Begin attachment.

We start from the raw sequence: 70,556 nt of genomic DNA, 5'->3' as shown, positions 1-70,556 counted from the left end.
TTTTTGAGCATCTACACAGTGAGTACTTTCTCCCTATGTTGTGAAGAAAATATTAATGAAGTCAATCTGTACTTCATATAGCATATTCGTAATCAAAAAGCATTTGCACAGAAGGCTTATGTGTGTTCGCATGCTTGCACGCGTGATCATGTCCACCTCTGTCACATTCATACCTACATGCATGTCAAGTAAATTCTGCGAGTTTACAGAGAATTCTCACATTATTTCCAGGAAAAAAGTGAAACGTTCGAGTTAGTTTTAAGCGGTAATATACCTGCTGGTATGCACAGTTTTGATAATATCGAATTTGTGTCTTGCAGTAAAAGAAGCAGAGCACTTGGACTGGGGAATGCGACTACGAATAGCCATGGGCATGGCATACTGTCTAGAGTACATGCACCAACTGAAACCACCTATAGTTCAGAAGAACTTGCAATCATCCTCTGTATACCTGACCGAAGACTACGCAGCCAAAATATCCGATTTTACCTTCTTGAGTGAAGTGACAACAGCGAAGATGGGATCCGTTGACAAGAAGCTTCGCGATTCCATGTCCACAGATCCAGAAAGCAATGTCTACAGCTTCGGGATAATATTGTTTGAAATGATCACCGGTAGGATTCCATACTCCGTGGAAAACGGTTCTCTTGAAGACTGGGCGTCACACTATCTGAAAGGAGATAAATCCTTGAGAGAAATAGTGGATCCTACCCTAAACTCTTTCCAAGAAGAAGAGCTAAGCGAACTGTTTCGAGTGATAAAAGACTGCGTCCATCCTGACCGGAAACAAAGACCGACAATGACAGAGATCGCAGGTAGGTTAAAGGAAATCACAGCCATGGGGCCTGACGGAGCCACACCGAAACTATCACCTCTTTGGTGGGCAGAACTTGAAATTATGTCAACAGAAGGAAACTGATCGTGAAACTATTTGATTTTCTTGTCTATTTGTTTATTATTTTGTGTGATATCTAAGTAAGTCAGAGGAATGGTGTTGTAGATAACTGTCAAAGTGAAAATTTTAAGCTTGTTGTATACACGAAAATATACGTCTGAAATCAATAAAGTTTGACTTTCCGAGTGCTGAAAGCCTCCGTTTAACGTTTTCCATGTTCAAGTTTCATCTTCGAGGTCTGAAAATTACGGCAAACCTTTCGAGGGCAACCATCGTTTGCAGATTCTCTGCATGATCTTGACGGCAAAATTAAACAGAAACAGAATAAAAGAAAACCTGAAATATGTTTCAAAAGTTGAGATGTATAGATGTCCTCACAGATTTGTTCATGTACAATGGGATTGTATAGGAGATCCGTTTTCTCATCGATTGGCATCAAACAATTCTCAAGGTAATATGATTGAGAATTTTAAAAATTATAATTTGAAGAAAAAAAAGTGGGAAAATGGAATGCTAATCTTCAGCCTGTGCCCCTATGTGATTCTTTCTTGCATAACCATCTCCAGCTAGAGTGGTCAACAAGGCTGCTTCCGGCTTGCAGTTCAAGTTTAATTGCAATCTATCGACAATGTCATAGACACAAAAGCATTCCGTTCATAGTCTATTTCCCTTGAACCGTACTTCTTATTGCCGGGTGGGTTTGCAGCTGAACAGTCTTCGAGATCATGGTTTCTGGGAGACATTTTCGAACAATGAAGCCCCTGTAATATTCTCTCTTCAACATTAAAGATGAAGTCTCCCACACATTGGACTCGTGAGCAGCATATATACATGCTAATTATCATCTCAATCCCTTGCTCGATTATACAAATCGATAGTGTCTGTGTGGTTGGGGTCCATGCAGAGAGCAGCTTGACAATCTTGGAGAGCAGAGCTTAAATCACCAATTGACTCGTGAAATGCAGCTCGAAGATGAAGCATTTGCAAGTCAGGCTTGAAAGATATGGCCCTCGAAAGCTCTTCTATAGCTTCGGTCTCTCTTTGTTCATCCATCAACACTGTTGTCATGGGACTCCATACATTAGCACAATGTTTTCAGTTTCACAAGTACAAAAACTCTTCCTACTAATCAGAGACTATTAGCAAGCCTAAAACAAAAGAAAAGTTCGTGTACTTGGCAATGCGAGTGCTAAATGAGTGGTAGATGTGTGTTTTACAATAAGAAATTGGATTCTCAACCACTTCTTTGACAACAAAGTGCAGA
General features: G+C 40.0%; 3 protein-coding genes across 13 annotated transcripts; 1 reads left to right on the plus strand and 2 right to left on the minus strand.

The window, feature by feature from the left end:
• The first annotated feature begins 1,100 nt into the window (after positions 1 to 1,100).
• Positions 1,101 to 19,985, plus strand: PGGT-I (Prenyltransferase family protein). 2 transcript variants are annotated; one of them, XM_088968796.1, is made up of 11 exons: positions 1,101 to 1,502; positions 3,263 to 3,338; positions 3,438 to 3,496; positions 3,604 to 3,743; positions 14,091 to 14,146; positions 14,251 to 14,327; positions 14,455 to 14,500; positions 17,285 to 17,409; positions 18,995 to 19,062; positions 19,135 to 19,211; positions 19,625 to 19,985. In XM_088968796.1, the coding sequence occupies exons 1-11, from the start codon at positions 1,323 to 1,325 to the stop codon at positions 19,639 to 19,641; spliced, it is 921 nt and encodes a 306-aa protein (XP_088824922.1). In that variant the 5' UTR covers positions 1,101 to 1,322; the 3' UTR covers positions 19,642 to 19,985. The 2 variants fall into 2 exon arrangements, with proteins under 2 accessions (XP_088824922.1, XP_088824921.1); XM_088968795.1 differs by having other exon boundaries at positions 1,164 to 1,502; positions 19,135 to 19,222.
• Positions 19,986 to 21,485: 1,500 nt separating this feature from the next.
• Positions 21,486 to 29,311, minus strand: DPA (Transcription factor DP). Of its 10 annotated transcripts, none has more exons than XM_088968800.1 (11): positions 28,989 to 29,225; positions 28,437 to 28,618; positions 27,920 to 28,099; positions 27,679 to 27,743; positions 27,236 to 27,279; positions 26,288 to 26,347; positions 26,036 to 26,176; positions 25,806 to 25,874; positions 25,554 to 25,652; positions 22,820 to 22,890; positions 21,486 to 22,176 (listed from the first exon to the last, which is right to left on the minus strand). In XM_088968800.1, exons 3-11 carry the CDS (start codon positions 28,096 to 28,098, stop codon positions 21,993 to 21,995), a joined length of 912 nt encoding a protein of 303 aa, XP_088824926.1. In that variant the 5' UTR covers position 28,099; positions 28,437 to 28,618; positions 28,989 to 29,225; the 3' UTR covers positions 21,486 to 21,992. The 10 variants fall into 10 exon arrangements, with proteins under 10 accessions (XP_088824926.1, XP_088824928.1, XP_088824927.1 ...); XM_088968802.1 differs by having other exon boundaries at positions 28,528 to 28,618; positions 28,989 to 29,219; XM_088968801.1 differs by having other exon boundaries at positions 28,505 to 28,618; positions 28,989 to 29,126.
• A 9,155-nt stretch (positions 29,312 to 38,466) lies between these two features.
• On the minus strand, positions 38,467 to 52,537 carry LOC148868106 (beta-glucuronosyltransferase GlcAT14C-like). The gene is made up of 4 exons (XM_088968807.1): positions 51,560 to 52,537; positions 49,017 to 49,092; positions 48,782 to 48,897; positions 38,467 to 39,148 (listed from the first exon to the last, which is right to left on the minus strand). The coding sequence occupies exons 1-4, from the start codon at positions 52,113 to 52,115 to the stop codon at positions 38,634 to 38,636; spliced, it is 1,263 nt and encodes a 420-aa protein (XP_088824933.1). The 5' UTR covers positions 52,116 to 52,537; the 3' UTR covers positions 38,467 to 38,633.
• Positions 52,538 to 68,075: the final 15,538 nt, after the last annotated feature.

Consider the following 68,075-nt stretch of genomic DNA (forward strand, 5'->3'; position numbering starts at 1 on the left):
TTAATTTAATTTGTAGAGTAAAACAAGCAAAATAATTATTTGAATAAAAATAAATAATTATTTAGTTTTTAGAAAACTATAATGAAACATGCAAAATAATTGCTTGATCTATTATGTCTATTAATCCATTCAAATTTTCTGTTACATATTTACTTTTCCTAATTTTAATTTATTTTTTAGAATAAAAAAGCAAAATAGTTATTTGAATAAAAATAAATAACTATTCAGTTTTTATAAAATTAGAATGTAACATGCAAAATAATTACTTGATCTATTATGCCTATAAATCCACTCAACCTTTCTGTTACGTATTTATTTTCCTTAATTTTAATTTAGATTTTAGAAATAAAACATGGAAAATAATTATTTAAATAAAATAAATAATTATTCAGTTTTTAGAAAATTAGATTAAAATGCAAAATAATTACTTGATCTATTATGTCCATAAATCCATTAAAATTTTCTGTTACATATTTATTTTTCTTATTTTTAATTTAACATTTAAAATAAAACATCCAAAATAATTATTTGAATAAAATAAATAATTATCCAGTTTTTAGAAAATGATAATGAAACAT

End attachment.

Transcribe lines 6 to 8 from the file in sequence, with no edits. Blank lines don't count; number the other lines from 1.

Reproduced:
• Positions 1,101 to 19,985, plus strand: PGGT-I (Prenyltransferase family protein). 2 transcript variants are annotated; one of them, XM_088968796.1, is made up of 11 exons: positions 1,101 to 1,502; positions 3,263 to 3,338; positions 3,438 to 3,496; positions 3,604 to 3,743; positions 14,091 to 14,146; positions 14,251 to 14,327; positions 14,455 to 14,500; positions 17,285 to 17,409; positions 18,995 to 19,062; positions 19,135 to 19,211; positions 19,625 to 19,985. In XM_088968796.1, the coding sequence occupies exons 1-11, from the start codon at positions 1,323 to 1,325 to the stop codon at positions 19,639 to 19,641; spliced, it is 921 nt and encodes a 306-aa protein (XP_088824922.1). In that variant the 5' UTR covers positions 1,101 to 1,322; the 3' UTR covers positions 19,642 to 19,985. The 2 variants fall into 2 exon arrangements, with proteins under 2 accessions (XP_088824922.1, XP_088824921.1); XM_088968795.1 differs by having other exon boundaries at positions 1,164 to 1,502; positions 19,135 to 19,222.
• Positions 19,986 to 21,485: 1,500 nt separating this feature from the next.
• Positions 21,486 to 29,311, minus strand: DPA (Transcription factor DP). Of its 10 annotated transcripts, none has more exons than XM_088968800.1 (11): positions 28,989 to 29,225; positions 28,437 to 28,618; positions 27,920 to 28,099; positions 27,679 to 27,743; positions 27,236 to 27,279; positions 26,288 to 26,347; positions 26,036 to 26,176; positions 25,806 to 25,874; positions 25,554 to 25,652; positions 22,820 to 22,890; positions 21,486 to 22,176 (listed from the first exon to the last, which is right to left on the minus strand). In XM_088968800.1, exons 3-11 carry the CDS (start codon positions 28,096 to 28,098, stop codon positions 21,993 to 21,995), a joined length of 912 nt encoding a protein of 303 aa, XP_088824926.1. In that variant the 5' UTR covers position 28,099; positions 28,437 to 28,618; positions 28,989 to 29,225; the 3' UTR covers positions 21,486 to 21,992. The 10 variants fall into 10 exon arrangements, with proteins under 10 accessions (XP_088824926.1, XP_088824928.1, XP_088824927.1 ...); XM_088968802.1 differs by having other exon boundaries at positions 28,528 to 28,618; positions 28,989 to 29,219; XM_088968801.1 differs by having other exon boundaries at positions 28,505 to 28,618; positions 28,989 to 29,126.